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Blame, Culture and Child Protection (Hardcover) (Jadwiga Leigh)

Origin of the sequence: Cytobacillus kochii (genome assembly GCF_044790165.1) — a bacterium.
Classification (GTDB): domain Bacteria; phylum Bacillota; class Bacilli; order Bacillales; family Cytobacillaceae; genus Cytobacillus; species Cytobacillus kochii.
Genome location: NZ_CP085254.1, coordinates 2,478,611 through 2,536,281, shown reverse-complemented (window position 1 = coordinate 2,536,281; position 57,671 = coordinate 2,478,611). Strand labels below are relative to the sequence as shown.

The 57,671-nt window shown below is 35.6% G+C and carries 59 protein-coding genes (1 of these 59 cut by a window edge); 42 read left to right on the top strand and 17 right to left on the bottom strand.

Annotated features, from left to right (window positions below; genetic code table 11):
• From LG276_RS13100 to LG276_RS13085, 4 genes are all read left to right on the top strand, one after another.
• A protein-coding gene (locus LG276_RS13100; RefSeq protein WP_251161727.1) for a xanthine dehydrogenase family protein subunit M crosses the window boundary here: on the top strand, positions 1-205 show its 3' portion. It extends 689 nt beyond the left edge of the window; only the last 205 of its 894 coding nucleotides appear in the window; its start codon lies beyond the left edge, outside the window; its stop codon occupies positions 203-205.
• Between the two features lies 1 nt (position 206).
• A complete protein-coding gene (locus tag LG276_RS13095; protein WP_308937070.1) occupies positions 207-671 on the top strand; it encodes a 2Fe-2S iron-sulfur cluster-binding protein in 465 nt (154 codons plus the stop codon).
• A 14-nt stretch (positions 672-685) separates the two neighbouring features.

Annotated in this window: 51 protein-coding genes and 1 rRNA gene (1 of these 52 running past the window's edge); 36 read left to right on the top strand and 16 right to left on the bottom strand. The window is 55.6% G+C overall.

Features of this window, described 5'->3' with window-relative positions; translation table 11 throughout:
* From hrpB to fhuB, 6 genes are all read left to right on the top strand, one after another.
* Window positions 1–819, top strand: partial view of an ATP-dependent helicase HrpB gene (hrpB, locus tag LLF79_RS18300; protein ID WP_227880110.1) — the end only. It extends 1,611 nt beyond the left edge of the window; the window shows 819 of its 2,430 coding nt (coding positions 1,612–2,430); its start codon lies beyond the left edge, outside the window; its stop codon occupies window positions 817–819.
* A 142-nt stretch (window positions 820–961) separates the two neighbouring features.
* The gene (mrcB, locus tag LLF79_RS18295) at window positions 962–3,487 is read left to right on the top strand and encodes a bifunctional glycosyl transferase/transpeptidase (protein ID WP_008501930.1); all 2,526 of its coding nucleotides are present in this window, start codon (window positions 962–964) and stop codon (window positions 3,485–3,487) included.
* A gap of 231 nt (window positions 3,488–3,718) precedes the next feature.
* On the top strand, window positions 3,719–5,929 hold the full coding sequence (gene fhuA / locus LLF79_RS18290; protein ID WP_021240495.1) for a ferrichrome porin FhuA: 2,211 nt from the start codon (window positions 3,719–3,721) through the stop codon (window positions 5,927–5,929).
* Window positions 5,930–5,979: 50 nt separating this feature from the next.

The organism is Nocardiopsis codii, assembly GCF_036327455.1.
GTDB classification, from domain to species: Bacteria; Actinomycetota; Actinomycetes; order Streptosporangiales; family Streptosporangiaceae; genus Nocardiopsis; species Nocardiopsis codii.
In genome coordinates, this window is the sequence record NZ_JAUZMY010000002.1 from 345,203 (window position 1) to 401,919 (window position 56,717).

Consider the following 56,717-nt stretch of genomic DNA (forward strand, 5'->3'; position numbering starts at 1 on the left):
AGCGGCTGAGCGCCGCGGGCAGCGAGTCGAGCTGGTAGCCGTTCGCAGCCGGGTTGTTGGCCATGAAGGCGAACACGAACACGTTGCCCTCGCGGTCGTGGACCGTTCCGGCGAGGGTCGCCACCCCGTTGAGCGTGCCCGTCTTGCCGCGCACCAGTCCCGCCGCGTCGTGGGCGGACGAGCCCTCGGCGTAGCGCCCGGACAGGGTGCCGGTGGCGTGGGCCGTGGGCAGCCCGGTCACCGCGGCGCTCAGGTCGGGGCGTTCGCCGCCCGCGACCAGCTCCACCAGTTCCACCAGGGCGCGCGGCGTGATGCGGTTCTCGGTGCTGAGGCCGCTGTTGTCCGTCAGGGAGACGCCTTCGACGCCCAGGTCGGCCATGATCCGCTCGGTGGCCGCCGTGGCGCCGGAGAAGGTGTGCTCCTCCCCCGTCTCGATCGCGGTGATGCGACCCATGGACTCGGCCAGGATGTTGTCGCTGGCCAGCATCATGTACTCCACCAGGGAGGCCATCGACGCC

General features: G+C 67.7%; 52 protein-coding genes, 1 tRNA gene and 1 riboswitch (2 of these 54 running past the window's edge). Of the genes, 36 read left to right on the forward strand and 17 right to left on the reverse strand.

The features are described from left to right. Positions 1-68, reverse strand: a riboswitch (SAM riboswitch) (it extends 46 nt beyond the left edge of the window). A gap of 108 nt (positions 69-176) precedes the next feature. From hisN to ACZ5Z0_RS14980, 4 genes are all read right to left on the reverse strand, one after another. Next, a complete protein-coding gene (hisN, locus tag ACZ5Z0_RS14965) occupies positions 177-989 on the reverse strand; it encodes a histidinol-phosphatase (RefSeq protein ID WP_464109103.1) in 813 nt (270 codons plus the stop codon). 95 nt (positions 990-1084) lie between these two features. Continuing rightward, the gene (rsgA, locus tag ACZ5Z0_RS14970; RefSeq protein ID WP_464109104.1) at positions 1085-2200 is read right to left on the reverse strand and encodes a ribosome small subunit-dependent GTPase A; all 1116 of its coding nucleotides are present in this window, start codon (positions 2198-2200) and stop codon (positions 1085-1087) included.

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In recent years child protection issues have dominated media and public discourse in the UK. This book offers a unique perspective, giving voice to social workers and their experiences of working within a profession which has become increasingly embedded in a culture of blame. Exploring how statutory child protection agencies function, Leigh reveals how ‘culture’ can significantly affect the way in which social work is practiced.Providing a comparative analysis between the UK and Belgium, Leigh uses autho-ethnography, observation and in-depth interviews to illuminate the differences between the social worker settings and how their professional and social identities are formed, by examining interactions and affected atmospheres. This book reveals how practitioners perceive themselves differently in these national settings and the impact this has on the way they view their identity as well as the work they carry out with children and families. Providing a compelling critique of the social work landscape, Leigh’s enquiry into social work, identity and organisations calls for mutual understanding and respect, rather than a culture of blame.